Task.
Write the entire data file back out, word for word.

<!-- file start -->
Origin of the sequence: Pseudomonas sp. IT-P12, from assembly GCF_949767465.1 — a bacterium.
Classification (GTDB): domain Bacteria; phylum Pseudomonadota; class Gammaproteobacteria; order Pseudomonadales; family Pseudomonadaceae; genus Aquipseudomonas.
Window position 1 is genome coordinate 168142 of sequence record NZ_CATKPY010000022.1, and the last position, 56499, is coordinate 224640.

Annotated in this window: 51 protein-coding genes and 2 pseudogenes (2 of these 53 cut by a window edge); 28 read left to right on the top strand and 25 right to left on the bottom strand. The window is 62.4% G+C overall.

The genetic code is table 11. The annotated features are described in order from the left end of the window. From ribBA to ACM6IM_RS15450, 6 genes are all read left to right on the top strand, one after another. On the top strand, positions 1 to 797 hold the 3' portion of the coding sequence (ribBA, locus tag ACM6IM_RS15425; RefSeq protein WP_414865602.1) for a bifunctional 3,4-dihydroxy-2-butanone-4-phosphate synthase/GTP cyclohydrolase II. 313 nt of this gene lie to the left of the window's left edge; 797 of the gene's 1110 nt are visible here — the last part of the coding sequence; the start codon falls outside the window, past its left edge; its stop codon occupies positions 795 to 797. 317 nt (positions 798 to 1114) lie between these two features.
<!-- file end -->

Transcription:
Origin of the sequence: Pseudomonas sp. IT-P12, from assembly GCF_949767465.1 — a bacterium.
Classification (GTDB): domain Bacteria; phylum Pseudomonadota; class Gammaproteobacteria; order Pseudomonadales; family Pseudomonadaceae; genus Aquipseudomonas.
Window position 1 is genome coordinate 168142 of sequence record NZ_CATKPY010000022.1, and the last position, 56499, is coordinate 224640.

Annotated in this window: 51 protein-coding genes and 2 pseudogenes (2 of these 53 cut by a window edge); 28 read left to right on the top strand and 25 right to left on the bottom strand. The window is 62.4% G+C overall.

The genetic code is table 11. The annotated features are described in order from the left end of the window. From ribBA to ACM6IM_RS15450, 6 genes are all read left to right on the top strand, one after another. On the top strand, positions 1 to 797 hold the 3' portion of the coding sequence (ribBA, locus tag ACM6IM_RS15425; RefSeq protein WP_414865602.1) for a bifunctional 3,4-dihydroxy-2-butanone-4-phosphate synthase/GTP cyclohydrolase II. 313 nt of this gene lie to the left of the window's left edge; 797 of the gene's 1110 nt are visible here — the last part of the coding sequence; the start codon falls outside the window, past its left edge; its stop codon occupies positions 795 to 797. 317 nt (positions 798 to 1114) lie between these two features.